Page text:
GMC recently held a women’s intro to backpacking workshop, which isn’t to say that backpacking is somehow different for women than it is for men. Sometimes it’s just easier to learn in a group of other women. There’s a comfort and inclusivity there that is not always found in mixed gender groups. But even though the act of backpacking itself is absolutely the same for women and men, women do sometimes have questions about it. Despite the popularity of Wild, society still generally tells girls that certain things aren’t for them, and moving past preconceived notions can be difficult.
So let’s examine some myths that are commonly believed about women in relation to backpacking.
Myth #1: A man (father, boyfriend, etc) has to teach you how to backpack.
Anyone with knowledge and skills can teach you. Backpacking with other women forces you to step out of any preformed gender roles. You can even figure it out by yourself, through trial and error or thanks to the wonders of the internet. (Doing a little research first is recommended to make the trial and error slightly less painful.) There are tons of bold women backpackers online to follow and see how it’s done. Check out Liz “Snorkel” Thomas, Heather “Anish” Anderson, Jennifer “Odyssa” Pharr Davis, and Erin “Wired” Saver.
Myth #2: Hiking alone isn’t safe for women.
While a man heading off into the wilderness alone is often praised for his bravery, stoicism, and thirst for adventure, a woman heading off into the wilderness solo often gets told she’s crazy, will be assaulted, eaten by bears, or fall off a cliff. But why would transplanting a woman into nature suddenly make her inept? In fact, men are more likely to initiate search and rescue calls. And as far as crime goes? Your risk of being a victim of a crime in the backcountry is way lower than in the front country. This goes for both definitions of “alone:” when you are actually hiking without any other people, and when you are simply hiking without a man, e.g. “What are you two girls doing all alone out here?”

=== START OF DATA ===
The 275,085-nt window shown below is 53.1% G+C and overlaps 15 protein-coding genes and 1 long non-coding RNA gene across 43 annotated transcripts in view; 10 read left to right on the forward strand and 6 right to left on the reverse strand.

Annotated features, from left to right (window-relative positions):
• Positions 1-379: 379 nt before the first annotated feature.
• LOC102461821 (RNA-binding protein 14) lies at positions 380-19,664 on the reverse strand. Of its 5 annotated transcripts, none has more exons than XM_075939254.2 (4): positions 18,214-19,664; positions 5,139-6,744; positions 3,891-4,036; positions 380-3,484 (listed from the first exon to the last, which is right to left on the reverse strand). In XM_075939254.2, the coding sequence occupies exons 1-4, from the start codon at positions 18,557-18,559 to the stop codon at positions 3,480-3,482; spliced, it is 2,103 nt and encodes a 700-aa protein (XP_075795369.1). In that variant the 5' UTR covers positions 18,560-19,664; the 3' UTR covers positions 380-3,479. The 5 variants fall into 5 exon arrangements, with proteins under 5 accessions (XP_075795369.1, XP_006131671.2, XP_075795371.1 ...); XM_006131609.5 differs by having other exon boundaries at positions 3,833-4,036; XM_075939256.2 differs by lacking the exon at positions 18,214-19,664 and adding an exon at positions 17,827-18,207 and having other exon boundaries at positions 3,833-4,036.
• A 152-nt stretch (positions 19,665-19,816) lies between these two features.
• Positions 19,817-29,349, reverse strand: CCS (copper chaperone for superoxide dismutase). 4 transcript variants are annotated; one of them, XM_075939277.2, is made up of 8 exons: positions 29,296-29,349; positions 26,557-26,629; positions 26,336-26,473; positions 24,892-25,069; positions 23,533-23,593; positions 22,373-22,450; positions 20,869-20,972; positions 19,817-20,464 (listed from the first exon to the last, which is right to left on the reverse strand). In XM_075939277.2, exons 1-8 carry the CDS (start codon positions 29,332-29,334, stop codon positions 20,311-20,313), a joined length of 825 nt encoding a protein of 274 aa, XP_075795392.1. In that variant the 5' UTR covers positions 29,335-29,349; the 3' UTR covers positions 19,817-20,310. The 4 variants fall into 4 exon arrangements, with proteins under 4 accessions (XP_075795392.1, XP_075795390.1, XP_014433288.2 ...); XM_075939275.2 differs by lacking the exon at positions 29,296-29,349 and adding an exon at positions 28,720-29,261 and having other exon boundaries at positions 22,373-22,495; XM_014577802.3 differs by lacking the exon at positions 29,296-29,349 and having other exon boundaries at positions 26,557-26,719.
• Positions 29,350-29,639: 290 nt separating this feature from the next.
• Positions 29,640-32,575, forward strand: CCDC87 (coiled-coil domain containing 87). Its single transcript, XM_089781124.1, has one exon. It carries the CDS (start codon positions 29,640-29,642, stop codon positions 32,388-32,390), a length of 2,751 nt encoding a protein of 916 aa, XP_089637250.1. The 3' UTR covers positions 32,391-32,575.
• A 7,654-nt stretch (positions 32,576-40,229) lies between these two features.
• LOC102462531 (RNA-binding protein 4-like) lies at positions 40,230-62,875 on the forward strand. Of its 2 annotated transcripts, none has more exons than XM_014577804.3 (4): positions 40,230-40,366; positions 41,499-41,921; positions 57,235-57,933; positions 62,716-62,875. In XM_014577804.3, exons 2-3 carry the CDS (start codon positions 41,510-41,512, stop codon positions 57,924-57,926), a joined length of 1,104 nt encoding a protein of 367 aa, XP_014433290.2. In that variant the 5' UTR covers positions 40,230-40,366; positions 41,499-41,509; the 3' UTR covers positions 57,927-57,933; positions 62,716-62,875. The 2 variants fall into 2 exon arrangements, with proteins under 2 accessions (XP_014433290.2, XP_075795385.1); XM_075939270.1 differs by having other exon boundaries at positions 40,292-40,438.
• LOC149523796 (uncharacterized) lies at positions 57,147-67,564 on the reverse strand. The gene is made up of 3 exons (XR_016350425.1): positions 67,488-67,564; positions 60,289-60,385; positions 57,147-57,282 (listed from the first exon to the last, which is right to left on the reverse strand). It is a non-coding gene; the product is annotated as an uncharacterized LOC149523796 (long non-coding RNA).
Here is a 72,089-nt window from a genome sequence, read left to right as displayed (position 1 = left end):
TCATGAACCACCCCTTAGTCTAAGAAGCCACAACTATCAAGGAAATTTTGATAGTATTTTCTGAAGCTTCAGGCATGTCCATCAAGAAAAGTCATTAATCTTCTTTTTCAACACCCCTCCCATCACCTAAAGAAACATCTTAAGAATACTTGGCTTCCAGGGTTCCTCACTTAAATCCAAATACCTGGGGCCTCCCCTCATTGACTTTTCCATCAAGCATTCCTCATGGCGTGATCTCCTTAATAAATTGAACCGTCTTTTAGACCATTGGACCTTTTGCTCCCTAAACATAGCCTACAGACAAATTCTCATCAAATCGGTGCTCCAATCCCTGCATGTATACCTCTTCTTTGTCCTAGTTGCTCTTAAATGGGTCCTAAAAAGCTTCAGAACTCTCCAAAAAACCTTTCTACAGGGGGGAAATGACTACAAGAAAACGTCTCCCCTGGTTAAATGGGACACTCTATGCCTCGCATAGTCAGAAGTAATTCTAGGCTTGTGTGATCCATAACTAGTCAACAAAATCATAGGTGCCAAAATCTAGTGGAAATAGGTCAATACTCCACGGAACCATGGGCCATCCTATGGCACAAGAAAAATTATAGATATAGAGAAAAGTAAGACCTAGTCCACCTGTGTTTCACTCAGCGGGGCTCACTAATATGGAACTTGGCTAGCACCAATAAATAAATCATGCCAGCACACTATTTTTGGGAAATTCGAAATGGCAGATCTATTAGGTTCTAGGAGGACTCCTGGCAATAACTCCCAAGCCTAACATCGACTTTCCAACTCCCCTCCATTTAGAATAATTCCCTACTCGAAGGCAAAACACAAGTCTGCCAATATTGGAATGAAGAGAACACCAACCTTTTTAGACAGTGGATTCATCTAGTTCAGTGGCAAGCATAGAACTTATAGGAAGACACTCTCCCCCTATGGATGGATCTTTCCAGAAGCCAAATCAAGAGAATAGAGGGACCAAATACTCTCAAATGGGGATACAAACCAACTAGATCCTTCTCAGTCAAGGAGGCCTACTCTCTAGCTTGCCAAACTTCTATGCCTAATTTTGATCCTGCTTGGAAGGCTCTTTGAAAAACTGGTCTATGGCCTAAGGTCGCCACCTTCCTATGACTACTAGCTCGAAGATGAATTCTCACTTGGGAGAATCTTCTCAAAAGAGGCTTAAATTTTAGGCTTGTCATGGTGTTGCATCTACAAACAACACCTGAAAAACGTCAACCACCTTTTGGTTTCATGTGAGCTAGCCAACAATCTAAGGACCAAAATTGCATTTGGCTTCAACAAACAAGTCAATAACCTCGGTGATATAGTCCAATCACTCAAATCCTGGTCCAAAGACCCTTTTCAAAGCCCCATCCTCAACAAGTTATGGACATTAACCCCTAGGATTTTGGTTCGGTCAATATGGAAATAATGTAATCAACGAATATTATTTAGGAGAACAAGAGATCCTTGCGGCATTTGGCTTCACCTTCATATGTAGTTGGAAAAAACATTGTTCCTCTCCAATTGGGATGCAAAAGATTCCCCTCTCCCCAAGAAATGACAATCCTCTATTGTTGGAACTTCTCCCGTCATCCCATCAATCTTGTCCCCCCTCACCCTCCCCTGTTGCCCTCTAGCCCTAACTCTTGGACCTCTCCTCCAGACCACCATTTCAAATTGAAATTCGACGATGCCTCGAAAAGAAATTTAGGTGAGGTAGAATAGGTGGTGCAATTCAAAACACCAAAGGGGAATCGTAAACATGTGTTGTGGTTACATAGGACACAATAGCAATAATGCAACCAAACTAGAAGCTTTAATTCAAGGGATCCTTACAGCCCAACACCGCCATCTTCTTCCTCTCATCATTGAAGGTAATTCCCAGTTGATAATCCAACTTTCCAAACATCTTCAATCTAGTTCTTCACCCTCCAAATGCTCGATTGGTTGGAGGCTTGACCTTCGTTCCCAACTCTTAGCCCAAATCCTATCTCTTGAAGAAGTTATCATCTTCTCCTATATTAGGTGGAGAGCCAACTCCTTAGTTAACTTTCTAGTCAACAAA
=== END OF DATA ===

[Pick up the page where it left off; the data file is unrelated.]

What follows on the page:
Myth #3: Menstruation attracts bears.
It has long been a myth that menstruating women attract bears and that’s just not true. Back in 1967, two women were killed by grizzlies in Glacier National Park and the park service was quick to leap to conclusions, which snowballed into this baseless “well-known fact.” While having your period on trail can be annoying (much like in town), it’s not a big deal. There are many options for dealing with it.
Myth #4: You should look good at all times, which just isn’t possible in the woods.
A: You are not required to look good for others ever. Do what makes you feel good, whether that’s full hair and makeup every day or showering once a week. B: You can keep to high hygiene standards and even wear makeup on the trail if you want, or you can embrace the hiker funk and take the opportunity of a trip without mirrors to forget about society’s expectations. Even if you enjoy spending time on your appearance in town, taking a break from that can be freeing! In fact, there’s nothing like seeing what your body can accomplish to realize how beautiful it really is.
See how fun (and safe and simple and liberating) backpacking can be by getting out there and trying it for yourself! Check out our schedule of upcoming skills workshops to help you get started.
Jennifer Berry says
All of these kind of tick me off but I have experienced them all. Add, you should carry a gun.
Grace Nelson says
I would use common sense in situations involving dangerous predators both human and animal. I was on this hike and we did discuss safety for women in the woods. Among other things be aware and talk to fellow hikers. I highly recommend this GMC event to anyone interested in gaining or regaining backpacking experience.